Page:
He said decisions would rely on house price increases continuing to surpass income, favourable interest rates and high levels of transactions.
However, it was government policy such as the stamp duty holiday which has led to the arguable overstimulation of the sector.
So, this week Mortgage Solutions is asking: Is there too much intervention in the mortgage and housing market?
As government has continued to support the housing and mortgage market by retaining Help to Buy, introducing First Homes and providing stamp duty reductions, the Financial Policy Committee (FPC) has retained controls over lenders to ensure the market does not overheat.
Controls on loan to income (LTI) and stressing shorter-term rates, whilst frustrating to some, do ensure affordability of individual loans and avoid some concentration risk within lenders.
We are, however, seeing house price inflation defying economic norms as both GDP and employment are constrained.
Those in work with a feeling of continuity are fuelling a housing market where there is a shortage of supply of decent stock for sale with significant pent-up purchase demand.
Indeed, with issues in the flats market, house price inflation may not be quite what it seems as only houses are really being transacted in volume.
What is certain is that with the heat in the current pricing of property it is much less likely that we will see the FPC relax its LTI or stress rate constraints.
If it did, it would feed more demand into what many see as a stretched market, particularly with the concerns over what might be happening with general inflation.
The problems created by market interventions the government introduced to stimulate the economy and provide positive consumer sentiment, need balancing controls from the FPC.
Whilst hard to explain to the consumer who wants their dream home with a mortgage that might cost less than their current rent, longer term market stability is important for us all.
The government has provided extensive support to the housing sector since the start of the crisis, which has helped stimulate activity and boost confidence.
However, while this has been done to prevent the market from stalling, the effect has been to boost what was already quite healthy purchase activity.
One of the challenges associated with this recent intervention is how it works within the current regulatory framework.
The affordability and stress testing introduced as part of the regulator’s Mortgage Market Review requires lenders to limit the proportion of lending they conduct at more than 4.5 times an applicant’s income, and the additional three per cent stress test required by the FPC also means those purchasing a home need significant household income to access the funds they need.
IMLA and other trade associations have long argued that these measures may be too restrictive and are preventing quality borrowers from accessing homeownership.
We do know these measures are currently under review and only last week the Bank of England published a blog, in its ‘Bank Overground’ series, which suggested the stress test on borrowing could be preventing as many as two per cent of tenants from being able to buy a home.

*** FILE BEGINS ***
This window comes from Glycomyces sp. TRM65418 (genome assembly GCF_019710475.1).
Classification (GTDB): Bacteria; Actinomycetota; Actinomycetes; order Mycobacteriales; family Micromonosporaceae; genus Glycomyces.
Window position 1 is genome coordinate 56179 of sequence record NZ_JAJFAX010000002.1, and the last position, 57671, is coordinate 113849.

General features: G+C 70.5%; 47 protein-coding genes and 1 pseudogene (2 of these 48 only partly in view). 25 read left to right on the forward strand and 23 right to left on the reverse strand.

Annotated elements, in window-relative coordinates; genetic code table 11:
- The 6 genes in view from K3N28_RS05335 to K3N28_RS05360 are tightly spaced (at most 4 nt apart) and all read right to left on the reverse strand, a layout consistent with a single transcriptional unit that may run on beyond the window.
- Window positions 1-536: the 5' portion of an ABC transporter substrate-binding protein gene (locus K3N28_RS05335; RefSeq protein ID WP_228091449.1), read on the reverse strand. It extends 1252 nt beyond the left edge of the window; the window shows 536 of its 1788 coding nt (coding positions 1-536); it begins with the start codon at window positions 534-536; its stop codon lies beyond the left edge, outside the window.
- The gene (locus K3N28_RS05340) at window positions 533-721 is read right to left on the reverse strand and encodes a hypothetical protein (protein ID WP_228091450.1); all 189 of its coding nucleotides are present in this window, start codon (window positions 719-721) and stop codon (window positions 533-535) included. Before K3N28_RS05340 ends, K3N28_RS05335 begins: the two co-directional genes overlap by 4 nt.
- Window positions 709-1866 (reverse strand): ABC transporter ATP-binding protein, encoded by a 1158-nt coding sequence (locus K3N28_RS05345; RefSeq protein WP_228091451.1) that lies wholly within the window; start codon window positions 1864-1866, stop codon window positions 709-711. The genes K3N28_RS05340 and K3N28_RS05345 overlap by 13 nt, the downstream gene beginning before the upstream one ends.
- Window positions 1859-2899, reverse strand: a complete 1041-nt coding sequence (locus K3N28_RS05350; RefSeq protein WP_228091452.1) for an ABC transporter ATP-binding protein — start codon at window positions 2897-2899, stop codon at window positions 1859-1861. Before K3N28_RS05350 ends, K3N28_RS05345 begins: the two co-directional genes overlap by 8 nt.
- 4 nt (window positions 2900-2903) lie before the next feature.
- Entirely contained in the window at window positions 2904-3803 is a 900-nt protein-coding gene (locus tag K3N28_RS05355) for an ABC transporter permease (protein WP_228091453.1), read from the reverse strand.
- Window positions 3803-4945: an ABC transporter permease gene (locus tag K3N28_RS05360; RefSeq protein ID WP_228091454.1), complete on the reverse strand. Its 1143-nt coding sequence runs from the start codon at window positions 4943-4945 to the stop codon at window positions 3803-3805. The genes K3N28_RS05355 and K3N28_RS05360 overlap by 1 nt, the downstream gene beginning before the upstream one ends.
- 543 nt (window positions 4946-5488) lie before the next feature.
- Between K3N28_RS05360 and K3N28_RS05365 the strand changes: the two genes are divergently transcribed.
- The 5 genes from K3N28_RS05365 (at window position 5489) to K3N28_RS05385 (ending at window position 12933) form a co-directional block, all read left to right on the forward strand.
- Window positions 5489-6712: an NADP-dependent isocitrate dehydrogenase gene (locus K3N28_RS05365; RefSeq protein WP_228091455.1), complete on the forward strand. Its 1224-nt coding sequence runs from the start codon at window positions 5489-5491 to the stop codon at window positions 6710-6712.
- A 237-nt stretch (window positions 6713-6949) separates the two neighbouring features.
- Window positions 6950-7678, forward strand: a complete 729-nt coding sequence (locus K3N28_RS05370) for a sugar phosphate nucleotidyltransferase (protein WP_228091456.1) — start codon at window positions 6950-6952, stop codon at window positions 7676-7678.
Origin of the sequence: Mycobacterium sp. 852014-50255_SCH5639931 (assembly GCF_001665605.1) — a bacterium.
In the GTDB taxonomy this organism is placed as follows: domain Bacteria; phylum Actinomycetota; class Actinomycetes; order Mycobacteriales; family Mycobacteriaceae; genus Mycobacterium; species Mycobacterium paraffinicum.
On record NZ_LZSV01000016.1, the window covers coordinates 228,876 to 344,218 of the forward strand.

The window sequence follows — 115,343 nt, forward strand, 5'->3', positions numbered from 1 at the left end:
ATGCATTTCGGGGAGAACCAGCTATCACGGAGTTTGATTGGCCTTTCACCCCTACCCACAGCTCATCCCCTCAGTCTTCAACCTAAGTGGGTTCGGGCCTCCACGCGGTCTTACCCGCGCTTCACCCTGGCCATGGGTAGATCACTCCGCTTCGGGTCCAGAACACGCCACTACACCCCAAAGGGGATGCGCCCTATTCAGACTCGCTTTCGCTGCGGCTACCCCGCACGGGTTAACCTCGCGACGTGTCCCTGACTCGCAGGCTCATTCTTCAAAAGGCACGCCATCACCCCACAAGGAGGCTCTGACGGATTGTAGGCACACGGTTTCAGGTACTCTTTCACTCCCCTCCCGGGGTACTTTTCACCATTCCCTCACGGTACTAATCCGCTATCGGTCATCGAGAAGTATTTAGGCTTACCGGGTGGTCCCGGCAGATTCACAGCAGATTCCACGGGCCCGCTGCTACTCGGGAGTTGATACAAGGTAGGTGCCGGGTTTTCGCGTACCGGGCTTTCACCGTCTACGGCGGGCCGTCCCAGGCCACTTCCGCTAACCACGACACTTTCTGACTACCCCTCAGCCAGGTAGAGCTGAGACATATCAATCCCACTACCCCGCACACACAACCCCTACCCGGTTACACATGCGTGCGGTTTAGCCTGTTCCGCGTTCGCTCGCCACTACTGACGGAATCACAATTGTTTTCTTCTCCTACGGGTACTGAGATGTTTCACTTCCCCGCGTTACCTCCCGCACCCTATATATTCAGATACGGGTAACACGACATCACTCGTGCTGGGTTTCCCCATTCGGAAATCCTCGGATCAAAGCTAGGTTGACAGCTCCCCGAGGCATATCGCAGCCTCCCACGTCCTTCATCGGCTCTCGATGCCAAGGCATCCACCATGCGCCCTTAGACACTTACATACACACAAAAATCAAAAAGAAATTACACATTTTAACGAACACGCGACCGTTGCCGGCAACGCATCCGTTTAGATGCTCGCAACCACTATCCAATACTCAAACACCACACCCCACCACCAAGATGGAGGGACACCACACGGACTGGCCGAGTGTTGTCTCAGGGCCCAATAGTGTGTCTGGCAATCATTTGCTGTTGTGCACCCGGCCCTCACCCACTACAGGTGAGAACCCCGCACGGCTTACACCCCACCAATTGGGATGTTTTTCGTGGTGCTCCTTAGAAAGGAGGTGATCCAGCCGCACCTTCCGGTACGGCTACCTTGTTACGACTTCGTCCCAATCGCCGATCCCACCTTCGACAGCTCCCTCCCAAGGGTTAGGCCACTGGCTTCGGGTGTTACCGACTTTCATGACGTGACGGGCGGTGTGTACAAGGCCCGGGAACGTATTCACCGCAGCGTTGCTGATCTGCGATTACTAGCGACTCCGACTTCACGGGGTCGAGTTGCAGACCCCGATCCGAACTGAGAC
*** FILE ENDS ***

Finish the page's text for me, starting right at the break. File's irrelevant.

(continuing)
It is hard to say whether there has been too much intervention in the market recently, or whether these actions have been a benefit or hindrance.
It takes time to understand the true impact of new policy and we will need to see how the market develops. However, changes could be made to open the door to borrowers who are perfectly good credit risks.
Regulatory changes may finetune the benchmarks above and below which borrowing is possible – but the intervention that the market really requires is a long-term housing strategy to ensure the UK builds more, affordable homes.
Personally, I think the balance on risk and lending at present is about right.
If you have less than a 25 per cent deposit, it isn’t easy to get the lending you want if it is anything outside the most vanilla of applications.
Perhaps that isn’t a bad thing as I well remember the run up to 2007 and the lending market is not even close to what it was back then.
Policymakers need to take into account that we have had five years of suppressed activity in the housing sector largely down to Brexit, and subsequent years of delays and procrastination.
As a result, if you just look at the last six to nine months, yes it looks like a boom. The stamp duty holiday is also masking what real levels of activity are.
If you look at activity levels over the last six to nine years, you see a very different picture as house prices and lending, especially in London and the South East have been particularly suppressed.
This is particularly felt in the high-end market as many properties over £2m are either the same value or less than was the case in 2016. I appreciate that is never going to get any sympathy, but it is a reality.
So to put brakes on the market now will only hamper future and natural growth, which surely should be the aim of any government and regulator?
The move to affordability-based lending, which came out of the Mortgage Market Review in 2014 I feel is right. If we make things too tight, it stifles growth. Too loose, you create a bubble.
So maybe policymakers need to do the hardest thing of all – nothing.